John Renbourn and Jacqui Mcshee have performed as a guitar and vocals duo since August 1966. Their association predates Renbourn's stunning folk blues baroque guitar and McShee's soaring voice forming the foundations of Pentangle with Jacqui singing on John's second album ANOTHER MONDAY, released on Transatlantic Records. Apart from reunion tours in 2008 and 2011 John's association with Pentangle ended in the early 1980's, while Jacqui has continued as vocalist in a number of incarnations of what is now Jacqui McShee's Pentangle, but the Renbourn Mcshee duo continued to tour intermittently until John's death in 2015. Apart from a small label live DVD in 2005, the live album AN EVENING WITH is the duos first and sadly only release.
"The Trees They Do Grow High" here performed with vocals from both, dates back to the early days of Pentangle. "My Johnny Was A Shoemaker" is another song that John and Jacqui have performed since the 60's. The guitar from John is fluid, sliding between his distinctive Folk blues guitar style and some decidedly jazzy moments, Jacqui's vocal is intimate perfection. "I Can't Keep From Crying Sometimes" written by Blind Willie Johnson is the blues song that John and Jacqui first recorded together on ANOTHER MONDAY. John's guitar still has that drone feel, but the nimble florishes over the top are more poetic and powerful. What Renbourn in 66 called Jacqui's low chorus is even more brooding and powerful. Some blues get better with age and fifty plus years gives the performers and the lyrics gravitas and weight. "Dark Islands" is a poignant traditional tune played with space and grace by John, managing as always to sound like two guitarists, flowing into Joseph Spence's "Great Dreams Of Heaven". "The Nightingale" and performed solo by Jacqui and "The Bonny Greenwoodside" are showcases for her captivating voice, demonstrating her ability to stand on her own and deliver the goods unaccompanied. "Little Niles" was written by Randy Weston a jazz pianist, dedicated to his son Niles originally released on the album of the same name in 1958. John Renbourn has been playing this since forever and it has appeared a few times on live albums and on PALERMO SNOW his final solo studio album. In terms of arrangement, tempo and feel John's version is closer to Dollar Brand's solo piano version than Weston's full band romp, but Renbourn's playing is so characterful and rich that he owns the piece with his use of harmonics, bends and nimble runs of notes. As a masterclass in solo guitar Celtic Folk Jazz it is further evidence of Renbourn's grace, chops and power on his instrument. "Lament For Owen Roe O'Neill" includes "Bunyan's Hymn", "I Saw Three Ships" and "Newgate Hornpipe" from John Renbourn's TRAVELLERS PRAYER studio album. After the airy jazzy "Little Niles" this is beautiful hymn like folk music, Renbourn is fluid and lyrical, clearly possessing at least three hands and captivating for near seven minutes of this utterly charming sequence. There are no song credits, only titles, on the packaging of this album, it was compiled by Joel, John's son and while a captivating set and clearly a labour of love, its difficult not to feel that there are couple of hiccups with titling. Anyone familiar with Renbourn's catalogue will recognise "Come All You Tramps and Hawkers" as also containing a version of Archie Fisher's Lindsay, another favourite of John's. The initial instrumental is beautiful with a suggestion of the fingering and notes of the pipes and the version of "Lindsay" is another joy. "Kokomo" is another duo favourite. John's folk blues guitar is powerful, with some very stident solo passages. Vocals from both are on the money and Jacqui delivers an atmospheric blues growl. "Cruel Sister", title track of The Pentangle album, is a chilling Folk Psych masterpiece with both guitar and voices building atmosphere. "South Wind / The Blarney Pilgrim" is five minutes of space, string bends and sensitive playing with the pensive slow "South Wind" and the sprightly dance of "The Blarney Pilgrim". A masterpiece of playing that Renbourn and the audience are audibly enjoying. "Turn Your Money Green" is a folk blues that the pair first recorded on the 1968 SWEET CHILD album. Written by Furry Lewis in 1928. It reads like a theme song for this duo who delighted audiences and listeners for nearly fifty years, 'stick with me baby indeed'.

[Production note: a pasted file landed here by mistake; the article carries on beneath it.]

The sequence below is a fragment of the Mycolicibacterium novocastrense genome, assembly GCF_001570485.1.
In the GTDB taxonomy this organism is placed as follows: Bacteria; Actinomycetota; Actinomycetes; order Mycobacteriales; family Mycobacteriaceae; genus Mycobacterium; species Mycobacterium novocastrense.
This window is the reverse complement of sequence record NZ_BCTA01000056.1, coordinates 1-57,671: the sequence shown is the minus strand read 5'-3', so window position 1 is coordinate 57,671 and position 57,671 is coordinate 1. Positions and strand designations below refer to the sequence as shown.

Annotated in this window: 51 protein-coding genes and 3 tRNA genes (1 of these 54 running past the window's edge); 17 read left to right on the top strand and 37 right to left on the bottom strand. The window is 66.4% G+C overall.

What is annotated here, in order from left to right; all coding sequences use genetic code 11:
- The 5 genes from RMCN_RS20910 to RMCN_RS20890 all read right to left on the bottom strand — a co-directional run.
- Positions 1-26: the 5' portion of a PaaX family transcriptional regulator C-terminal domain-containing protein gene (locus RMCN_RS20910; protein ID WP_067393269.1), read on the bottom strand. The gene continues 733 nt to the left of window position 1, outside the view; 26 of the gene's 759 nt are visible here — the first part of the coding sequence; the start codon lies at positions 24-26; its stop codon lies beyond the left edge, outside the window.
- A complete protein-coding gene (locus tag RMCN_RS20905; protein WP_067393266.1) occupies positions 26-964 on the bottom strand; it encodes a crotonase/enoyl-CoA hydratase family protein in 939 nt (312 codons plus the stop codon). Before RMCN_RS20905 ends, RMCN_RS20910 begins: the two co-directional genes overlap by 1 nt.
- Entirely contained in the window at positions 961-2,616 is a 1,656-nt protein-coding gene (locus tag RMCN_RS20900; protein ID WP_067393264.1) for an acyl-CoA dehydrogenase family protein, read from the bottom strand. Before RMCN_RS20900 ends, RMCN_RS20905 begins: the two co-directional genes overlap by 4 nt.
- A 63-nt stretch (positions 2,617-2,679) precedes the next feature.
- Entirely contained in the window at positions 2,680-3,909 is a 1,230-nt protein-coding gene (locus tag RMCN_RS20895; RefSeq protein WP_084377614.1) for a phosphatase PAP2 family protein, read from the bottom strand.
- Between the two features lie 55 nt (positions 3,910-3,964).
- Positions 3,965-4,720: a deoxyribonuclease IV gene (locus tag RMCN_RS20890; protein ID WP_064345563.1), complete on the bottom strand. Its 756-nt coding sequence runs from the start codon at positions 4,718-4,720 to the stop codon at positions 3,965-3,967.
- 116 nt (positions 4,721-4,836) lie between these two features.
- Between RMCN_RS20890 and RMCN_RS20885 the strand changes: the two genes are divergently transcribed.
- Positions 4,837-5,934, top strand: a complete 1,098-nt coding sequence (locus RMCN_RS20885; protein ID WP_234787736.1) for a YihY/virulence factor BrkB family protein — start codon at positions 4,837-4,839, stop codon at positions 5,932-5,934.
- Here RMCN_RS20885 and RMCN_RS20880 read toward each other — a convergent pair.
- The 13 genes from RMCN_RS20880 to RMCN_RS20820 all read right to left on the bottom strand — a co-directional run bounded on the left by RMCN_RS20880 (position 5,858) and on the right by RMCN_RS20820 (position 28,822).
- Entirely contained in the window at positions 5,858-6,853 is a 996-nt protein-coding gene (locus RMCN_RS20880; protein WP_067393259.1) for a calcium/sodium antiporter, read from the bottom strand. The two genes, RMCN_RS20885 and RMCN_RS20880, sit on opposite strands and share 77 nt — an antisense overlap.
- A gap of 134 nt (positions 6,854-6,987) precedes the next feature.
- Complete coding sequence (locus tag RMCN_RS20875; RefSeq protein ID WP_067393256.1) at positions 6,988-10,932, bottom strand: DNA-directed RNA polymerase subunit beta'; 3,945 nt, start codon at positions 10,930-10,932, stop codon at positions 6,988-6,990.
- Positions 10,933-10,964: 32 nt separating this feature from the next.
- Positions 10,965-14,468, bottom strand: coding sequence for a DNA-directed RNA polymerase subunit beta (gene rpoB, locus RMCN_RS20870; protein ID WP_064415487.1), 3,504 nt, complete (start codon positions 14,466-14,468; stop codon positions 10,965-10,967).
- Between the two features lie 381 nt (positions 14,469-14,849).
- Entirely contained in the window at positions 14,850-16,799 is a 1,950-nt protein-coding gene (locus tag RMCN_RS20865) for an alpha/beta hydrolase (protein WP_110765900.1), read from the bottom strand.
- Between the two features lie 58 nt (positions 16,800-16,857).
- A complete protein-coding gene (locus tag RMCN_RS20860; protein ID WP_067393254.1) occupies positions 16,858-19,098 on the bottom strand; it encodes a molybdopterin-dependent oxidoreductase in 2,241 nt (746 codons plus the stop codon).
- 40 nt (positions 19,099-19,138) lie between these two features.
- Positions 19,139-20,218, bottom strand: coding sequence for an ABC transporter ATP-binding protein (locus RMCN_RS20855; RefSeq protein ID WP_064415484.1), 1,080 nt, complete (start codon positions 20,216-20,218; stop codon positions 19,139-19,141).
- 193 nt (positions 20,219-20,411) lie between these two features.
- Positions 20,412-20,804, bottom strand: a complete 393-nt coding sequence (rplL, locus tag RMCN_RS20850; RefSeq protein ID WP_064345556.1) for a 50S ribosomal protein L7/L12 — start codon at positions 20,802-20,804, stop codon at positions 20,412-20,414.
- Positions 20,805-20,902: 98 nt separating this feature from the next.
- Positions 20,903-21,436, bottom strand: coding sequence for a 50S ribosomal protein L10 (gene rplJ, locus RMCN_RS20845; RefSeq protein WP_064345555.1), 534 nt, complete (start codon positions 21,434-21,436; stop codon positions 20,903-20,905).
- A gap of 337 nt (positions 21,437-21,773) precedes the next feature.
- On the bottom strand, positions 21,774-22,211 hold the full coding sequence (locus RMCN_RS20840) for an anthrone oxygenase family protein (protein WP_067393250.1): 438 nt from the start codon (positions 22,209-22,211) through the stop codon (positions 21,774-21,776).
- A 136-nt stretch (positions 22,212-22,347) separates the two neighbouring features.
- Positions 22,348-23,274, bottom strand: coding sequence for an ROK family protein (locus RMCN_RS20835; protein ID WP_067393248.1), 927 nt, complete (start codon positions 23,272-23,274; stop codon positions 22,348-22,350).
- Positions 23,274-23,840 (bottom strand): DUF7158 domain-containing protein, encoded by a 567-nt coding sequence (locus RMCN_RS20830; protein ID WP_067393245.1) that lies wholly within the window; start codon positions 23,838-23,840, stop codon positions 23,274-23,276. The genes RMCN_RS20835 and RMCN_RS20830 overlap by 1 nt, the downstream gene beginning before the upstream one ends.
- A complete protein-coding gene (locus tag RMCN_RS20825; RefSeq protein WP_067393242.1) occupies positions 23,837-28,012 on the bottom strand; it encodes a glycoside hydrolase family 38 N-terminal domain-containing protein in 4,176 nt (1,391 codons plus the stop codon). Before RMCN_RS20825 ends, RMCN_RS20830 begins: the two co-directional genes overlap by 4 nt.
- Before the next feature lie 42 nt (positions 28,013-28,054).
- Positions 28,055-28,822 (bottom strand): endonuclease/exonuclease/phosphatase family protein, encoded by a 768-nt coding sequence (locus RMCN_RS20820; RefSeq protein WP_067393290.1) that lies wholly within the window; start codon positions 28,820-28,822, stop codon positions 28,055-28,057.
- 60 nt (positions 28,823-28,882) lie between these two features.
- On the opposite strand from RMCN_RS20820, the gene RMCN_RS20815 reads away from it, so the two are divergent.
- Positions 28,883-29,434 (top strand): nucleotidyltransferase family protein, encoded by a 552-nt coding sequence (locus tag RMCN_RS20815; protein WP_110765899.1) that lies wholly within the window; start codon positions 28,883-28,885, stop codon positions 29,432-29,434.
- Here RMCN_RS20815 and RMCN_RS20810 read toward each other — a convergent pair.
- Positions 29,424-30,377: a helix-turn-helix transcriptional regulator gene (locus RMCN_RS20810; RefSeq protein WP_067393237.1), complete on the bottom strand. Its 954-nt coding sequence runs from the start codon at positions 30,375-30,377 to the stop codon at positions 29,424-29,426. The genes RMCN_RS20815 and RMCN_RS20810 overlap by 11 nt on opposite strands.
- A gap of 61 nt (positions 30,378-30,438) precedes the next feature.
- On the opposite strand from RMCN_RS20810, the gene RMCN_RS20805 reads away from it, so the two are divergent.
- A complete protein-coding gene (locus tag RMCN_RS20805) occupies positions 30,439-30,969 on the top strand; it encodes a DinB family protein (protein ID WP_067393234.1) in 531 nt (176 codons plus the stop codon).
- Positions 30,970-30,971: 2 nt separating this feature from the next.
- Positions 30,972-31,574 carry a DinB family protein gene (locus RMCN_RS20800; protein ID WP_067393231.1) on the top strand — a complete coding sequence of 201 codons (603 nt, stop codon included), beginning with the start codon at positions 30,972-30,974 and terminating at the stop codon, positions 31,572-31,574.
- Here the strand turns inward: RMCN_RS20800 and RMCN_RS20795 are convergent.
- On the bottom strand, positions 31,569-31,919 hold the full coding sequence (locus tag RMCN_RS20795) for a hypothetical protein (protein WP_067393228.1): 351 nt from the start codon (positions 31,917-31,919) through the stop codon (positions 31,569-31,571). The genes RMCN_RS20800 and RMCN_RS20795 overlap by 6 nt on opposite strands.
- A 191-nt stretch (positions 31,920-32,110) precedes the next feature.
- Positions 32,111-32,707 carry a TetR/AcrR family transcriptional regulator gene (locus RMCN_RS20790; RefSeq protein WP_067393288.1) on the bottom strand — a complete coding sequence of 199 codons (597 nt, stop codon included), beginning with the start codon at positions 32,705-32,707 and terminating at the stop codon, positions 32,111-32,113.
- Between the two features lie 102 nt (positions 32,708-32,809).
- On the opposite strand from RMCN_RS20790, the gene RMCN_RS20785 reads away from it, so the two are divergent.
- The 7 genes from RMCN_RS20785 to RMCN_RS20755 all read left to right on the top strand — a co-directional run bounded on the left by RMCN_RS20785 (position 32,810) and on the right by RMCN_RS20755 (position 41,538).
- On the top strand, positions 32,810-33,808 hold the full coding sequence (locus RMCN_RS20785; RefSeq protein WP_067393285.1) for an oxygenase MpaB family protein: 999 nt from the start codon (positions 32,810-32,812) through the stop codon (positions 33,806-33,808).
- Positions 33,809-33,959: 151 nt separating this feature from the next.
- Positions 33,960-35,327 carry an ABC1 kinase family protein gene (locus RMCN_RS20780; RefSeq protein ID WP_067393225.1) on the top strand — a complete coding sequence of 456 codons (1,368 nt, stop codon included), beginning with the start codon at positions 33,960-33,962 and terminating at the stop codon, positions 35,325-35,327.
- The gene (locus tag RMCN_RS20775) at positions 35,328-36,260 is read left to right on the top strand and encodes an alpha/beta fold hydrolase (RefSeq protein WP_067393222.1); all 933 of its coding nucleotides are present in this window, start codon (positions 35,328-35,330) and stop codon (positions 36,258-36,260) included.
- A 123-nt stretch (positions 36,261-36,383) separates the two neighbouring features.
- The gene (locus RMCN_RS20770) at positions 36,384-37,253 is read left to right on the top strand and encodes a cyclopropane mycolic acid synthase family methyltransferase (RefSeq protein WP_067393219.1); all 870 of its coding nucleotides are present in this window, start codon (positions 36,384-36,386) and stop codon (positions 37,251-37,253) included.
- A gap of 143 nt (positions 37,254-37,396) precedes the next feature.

Sadly I doubt that this album will be as widely anticipated as The Pentangle's debut, a fact wryly recorded on John Peel's period sleeve notes on that 1968 release, underground hipster taste has moved on, but for fans of acoustic music, folk blues and all things live, this is a delightful record of a two masters of their instruments. My enthusiasm and joy at hearing it is only tempered by the fact that it documents a duo that with the death of John exists only in the past. A jewel of a recording, that sits very well against two musicians strong and exciting back catalogues.
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